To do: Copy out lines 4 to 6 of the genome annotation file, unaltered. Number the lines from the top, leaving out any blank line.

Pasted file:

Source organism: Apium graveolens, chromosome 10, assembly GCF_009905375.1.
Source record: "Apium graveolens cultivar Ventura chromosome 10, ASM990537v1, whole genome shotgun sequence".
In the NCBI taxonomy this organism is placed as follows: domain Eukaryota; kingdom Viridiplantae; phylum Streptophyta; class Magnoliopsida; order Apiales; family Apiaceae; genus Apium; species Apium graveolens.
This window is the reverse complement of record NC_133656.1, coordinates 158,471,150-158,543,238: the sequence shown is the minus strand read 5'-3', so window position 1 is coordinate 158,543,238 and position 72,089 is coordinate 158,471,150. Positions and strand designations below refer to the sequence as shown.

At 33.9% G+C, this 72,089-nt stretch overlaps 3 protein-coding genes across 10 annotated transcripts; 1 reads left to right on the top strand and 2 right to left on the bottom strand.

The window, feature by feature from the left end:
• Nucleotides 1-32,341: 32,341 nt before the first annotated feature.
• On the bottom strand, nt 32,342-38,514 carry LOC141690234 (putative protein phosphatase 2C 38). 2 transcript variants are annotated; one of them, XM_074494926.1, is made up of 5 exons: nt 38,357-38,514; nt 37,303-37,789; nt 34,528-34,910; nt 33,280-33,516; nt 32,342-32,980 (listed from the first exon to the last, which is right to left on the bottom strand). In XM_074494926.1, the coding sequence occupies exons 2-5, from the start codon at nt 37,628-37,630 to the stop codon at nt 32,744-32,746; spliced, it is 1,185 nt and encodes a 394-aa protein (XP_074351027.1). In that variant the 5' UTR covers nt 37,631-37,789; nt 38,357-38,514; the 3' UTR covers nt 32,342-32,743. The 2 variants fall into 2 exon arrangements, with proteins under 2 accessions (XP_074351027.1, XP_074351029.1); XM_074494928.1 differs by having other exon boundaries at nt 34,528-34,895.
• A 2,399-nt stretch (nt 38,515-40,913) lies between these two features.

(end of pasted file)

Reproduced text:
This window is the reverse complement of record NC_133656.1, coordinates 158,471,150-158,543,238: the sequence shown is the minus strand read 5'-3', so window position 1 is coordinate 158,543,238 and position 72,089 is coordinate 158,471,150. Positions and strand designations below refer to the sequence as shown.

At 33.9% G+C, this 72,089-nt stretch overlaps 3 protein-coding genes across 10 annotated transcripts; 1 reads left to right on the top strand and 2 right to left on the bottom strand.

The window, feature by feature from the left end: